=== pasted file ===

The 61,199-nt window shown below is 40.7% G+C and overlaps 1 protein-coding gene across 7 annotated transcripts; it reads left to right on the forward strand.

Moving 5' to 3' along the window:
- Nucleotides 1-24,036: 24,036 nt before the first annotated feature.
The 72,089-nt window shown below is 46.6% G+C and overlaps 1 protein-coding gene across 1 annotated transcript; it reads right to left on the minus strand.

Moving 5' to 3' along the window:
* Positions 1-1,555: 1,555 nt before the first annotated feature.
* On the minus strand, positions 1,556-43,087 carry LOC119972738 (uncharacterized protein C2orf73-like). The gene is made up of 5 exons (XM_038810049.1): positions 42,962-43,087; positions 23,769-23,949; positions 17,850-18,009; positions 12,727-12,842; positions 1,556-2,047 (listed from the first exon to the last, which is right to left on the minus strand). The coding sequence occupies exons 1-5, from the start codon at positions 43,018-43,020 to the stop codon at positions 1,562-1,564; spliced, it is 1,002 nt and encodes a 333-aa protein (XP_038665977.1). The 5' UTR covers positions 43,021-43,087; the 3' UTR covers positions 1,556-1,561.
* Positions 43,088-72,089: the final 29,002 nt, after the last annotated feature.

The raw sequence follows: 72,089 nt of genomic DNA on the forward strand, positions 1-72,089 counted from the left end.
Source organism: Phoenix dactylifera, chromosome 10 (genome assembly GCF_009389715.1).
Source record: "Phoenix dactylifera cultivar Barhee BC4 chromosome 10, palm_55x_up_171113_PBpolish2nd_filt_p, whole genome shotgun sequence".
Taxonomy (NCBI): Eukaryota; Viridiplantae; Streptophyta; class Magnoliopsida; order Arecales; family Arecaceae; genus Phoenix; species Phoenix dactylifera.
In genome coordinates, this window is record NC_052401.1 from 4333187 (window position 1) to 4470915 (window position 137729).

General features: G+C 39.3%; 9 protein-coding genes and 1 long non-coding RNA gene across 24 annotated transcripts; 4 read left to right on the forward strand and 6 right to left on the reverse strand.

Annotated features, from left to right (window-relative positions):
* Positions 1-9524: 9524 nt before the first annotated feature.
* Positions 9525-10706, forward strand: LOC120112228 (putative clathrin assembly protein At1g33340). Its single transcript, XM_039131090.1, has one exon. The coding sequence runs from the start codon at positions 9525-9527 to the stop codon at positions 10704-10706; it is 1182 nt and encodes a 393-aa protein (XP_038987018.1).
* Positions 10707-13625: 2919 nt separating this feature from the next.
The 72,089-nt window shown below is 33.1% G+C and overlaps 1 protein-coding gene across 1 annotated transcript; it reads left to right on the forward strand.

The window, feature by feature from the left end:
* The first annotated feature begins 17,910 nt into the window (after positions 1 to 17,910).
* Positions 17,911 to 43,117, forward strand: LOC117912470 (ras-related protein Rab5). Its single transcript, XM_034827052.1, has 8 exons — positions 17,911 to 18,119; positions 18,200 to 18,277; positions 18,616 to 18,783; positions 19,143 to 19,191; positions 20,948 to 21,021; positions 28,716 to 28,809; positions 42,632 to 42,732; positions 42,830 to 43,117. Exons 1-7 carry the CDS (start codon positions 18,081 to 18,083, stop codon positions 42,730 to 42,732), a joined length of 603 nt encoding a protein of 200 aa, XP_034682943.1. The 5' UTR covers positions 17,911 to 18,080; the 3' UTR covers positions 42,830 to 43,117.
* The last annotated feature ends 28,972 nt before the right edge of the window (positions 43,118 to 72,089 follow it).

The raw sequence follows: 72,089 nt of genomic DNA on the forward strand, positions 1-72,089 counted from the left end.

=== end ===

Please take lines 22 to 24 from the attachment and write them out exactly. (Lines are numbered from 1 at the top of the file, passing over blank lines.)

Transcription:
* Positions 17,911 to 43,117, forward strand: LOC117912470 (ras-related protein Rab5). Its single transcript, XM_034827052.1, has 8 exons — positions 17,911 to 18,119; positions 18,200 to 18,277; positions 18,616 to 18,783; positions 19,143 to 19,191; positions 20,948 to 21,021; positions 28,716 to 28,809; positions 42,632 to 42,732; positions 42,830 to 43,117. Exons 1-7 carry the CDS (start codon positions 18,081 to 18,083, stop codon positions 42,730 to 42,732), a joined length of 603 nt encoding a protein of 200 aa, XP_034682943.1. The 5' UTR covers positions 17,911 to 18,080; the 3' UTR covers positions 42,830 to 43,117.
* The last annotated feature ends 28,972 nt before the right edge of the window (positions 43,118 to 72,089 follow it).

The raw sequence follows: 72,089 nt of genomic DNA on the forward strand, positions 1-72,089 counted from the left end.